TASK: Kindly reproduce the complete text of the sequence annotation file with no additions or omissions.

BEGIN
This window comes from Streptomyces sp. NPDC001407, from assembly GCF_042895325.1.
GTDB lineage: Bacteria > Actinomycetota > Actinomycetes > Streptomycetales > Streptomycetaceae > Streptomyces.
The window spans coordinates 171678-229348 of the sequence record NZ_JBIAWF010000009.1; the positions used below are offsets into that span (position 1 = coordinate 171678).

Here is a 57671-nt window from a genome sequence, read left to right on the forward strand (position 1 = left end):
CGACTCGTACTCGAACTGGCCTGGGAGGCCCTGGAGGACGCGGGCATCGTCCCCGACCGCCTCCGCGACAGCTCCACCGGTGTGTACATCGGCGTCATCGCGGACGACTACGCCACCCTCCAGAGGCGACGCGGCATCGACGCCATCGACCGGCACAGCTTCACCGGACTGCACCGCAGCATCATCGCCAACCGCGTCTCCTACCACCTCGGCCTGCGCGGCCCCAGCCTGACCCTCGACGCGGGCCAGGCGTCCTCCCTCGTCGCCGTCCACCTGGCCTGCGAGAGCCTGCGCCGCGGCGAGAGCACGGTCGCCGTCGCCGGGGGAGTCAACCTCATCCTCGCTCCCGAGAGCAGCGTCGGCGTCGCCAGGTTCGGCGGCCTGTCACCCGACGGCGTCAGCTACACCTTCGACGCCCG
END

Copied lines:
This window comes from Streptomyces sp. NPDC001407, from assembly GCF_042895325.1.
GTDB lineage: Bacteria > Actinomycetota > Actinomycetes > Streptomycetales > Streptomycetaceae > Streptomyces.
The window spans coordinates 171678-229348 of the sequence record NZ_JBIAWF010000009.1; the positions used below are offsets into that span (position 1 = coordinate 171678).

Here is a 57671-nt window from a genome sequence, read left to right on the forward strand (position 1 = left end):
CGACTCGTACTCGAACTGGCCTGGGAGGCCCTGGAGGACGCGGGCATCGTCCCCGACCGCCTCCGCGACAGCTCCACCGGTGTGTACATCGGCGTCATCGCGGACGACTACGCCACCCTCCAGAGGCGACGCGGCATCGACGCCATCGACCGGCACAGCTTCACCGGACTGCACCGCAGCATCATCGCCAACCGCGTCTCCTACCACCTCGGCCTGCGCGGCCCCAGCCTGACCCTCGACGCGGGCCAGGCGTCCTCCCTCGTCGCCGTCCACCTGGCCTGCGAGAGCCTGCGCCGCGGCGAGAGCACGGTCGCCGTCGCCGGGGGAGTCAACCTCATCCTCGCTCCCGAGAGCAGCGTCGGCGTCGCCAGGTTCGGCGGCCTGTCACCCGACGGCGTCAGCTACACCTTCGACGCCCG